The Washington Redskins and owner Daniel Snyder will not have to change their team name. One of the most public battles surrounding professional sports trademarks has come to an abrupt conclusion.
on Wednesday, the Native American Group that had been battling the Redskins in federal court dropped its case on appeal. Like clockwork, the Justice Department then declared the Redskins themselves winners in this landmark trademark battle.
According to the Washington Post, neither side really had much of a choice here. A previous case in the United States Supreme Court sided with an Asian-American rock group and its first amendment rights.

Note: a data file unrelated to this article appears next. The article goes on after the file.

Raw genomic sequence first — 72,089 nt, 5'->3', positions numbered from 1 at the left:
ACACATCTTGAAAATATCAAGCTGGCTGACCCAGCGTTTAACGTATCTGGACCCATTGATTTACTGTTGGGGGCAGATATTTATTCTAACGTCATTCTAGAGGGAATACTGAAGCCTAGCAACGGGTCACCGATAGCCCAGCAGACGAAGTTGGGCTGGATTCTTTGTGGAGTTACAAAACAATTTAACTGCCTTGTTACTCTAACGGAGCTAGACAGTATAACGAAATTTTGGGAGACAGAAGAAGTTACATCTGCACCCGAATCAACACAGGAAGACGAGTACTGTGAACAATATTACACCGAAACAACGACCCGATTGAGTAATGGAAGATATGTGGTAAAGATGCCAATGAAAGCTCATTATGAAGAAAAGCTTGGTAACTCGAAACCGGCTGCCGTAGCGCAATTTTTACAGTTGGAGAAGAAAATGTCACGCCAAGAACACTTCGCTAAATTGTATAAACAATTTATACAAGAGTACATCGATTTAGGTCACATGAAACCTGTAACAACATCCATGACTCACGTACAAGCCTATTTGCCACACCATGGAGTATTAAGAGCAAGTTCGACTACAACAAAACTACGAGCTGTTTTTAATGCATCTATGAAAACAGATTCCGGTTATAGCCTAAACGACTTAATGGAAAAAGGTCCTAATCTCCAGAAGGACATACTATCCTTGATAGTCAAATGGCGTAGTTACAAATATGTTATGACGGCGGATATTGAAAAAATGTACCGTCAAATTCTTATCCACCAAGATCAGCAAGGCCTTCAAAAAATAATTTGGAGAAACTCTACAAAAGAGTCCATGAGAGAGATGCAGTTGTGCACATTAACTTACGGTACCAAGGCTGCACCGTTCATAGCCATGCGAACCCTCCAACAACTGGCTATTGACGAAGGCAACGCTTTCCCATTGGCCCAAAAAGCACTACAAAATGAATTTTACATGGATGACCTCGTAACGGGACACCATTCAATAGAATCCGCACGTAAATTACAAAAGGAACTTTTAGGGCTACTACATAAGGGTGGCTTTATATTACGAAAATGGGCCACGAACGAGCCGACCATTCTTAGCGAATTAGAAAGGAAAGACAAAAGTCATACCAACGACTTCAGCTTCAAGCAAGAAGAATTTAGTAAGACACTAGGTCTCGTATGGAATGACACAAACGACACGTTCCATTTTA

“On June 19, in a separate case involving an Asian rock band, the Supreme Court declared that a key section of federal trademark law banning trademarks that “may disparage” people was a violation of the First Amendment,” the Post reported.
Consideirng the Redskins’ long, drawn-out trademark case was similar to what SCOTUS ruled on, there wasn’t much wiggle room for opponents who claim that the Redskins’ name is inappropriate.
It’s a debate that has been waged on a political and national front for over two decades now. Former President Barack Obama urged Snyder and Co. to give in and change their name. Meanwhile, Native American advocacy groups have been incredibly outspoken on this matter.
Either way, the Redskins won a major battle in federal court on Wednesday. Their team name will remain the same for the foreseeable future. No matter where you stand on this debate, it’s a major win for Daniel Snyder and his organization.